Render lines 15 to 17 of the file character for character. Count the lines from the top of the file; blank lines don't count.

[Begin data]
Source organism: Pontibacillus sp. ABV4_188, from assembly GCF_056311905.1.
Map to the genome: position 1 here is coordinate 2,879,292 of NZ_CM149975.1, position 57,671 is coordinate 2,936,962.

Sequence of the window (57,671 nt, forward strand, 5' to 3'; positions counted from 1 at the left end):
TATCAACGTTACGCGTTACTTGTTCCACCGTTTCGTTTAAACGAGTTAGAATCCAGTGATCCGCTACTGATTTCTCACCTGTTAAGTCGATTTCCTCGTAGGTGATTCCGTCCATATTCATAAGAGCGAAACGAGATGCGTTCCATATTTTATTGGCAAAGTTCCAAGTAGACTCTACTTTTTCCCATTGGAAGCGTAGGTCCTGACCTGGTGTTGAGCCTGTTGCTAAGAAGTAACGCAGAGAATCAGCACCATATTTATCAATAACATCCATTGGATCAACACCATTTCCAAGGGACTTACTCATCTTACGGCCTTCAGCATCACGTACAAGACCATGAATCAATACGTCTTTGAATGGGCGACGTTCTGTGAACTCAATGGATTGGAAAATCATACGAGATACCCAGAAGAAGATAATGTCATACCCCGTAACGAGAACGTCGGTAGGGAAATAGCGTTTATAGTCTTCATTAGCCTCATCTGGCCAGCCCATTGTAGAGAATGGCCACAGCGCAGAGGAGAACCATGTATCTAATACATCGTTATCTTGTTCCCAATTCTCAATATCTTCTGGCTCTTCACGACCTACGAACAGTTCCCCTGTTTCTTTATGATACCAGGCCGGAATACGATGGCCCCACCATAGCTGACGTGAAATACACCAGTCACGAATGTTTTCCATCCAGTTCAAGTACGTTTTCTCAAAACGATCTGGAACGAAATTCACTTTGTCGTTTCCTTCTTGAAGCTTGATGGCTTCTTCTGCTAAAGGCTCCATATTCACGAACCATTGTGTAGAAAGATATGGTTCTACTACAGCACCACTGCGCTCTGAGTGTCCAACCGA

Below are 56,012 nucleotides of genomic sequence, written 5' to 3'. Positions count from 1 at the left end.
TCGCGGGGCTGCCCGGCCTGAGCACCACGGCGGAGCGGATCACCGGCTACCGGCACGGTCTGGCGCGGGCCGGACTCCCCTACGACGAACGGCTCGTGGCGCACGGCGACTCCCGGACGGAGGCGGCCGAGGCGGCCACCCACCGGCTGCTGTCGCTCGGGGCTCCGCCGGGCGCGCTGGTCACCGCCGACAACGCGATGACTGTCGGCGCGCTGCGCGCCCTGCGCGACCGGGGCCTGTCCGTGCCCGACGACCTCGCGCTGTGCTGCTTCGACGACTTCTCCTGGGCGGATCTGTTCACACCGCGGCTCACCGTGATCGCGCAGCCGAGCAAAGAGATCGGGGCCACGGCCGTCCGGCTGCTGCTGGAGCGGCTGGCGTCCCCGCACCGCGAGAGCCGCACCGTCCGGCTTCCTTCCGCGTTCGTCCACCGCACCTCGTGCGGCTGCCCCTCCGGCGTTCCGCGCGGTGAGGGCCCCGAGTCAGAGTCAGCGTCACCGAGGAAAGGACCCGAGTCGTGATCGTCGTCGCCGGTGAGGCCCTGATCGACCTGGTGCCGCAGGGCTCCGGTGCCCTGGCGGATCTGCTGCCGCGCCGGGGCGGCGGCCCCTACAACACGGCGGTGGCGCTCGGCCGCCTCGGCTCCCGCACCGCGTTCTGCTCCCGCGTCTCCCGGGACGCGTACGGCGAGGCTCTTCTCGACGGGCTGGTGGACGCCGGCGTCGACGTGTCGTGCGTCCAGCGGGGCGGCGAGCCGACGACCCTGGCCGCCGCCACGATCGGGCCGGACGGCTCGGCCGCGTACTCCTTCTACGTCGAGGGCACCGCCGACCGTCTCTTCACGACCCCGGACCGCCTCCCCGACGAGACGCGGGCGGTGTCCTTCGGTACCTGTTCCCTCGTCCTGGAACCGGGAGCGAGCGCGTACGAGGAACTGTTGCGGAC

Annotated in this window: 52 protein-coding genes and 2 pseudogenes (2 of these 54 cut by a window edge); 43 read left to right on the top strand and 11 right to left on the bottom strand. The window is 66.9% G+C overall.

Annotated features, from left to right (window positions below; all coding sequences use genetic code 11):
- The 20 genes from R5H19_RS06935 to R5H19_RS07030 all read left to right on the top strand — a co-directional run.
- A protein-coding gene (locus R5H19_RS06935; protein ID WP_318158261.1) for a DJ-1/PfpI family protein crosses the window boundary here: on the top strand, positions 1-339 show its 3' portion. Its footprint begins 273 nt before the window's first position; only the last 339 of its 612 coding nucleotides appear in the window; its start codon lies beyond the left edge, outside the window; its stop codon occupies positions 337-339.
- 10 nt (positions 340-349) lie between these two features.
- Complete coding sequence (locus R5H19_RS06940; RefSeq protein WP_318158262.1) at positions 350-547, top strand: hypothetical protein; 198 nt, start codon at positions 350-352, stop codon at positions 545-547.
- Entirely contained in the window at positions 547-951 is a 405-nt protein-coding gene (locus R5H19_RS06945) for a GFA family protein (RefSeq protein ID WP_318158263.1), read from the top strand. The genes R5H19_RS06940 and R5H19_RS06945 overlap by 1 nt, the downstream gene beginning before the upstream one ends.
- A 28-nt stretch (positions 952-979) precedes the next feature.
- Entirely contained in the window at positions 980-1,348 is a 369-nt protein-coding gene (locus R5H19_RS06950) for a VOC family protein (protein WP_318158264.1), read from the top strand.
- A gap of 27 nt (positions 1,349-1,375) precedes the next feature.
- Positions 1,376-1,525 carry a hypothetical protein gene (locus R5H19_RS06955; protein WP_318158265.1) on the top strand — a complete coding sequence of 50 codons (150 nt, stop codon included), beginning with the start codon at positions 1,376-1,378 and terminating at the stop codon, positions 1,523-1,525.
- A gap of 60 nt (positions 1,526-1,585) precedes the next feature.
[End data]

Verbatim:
- Entirely contained in the window at positions 980-1,348 is a 369-nt protein-coding gene (locus R5H19_RS06950) for a VOC family protein (protein WP_318158264.1), read from the top strand.
- A gap of 27 nt (positions 1,349-1,375) precedes the next feature.
- Positions 1,376-1,525 carry a hypothetical protein gene (locus R5H19_RS06955; protein WP_318158265.1) on the top strand — a complete coding sequence of 50 codons (150 nt, stop codon included), beginning with the start codon at positions 1,376-1,378 and terminating at the stop codon, positions 1,523-1,525.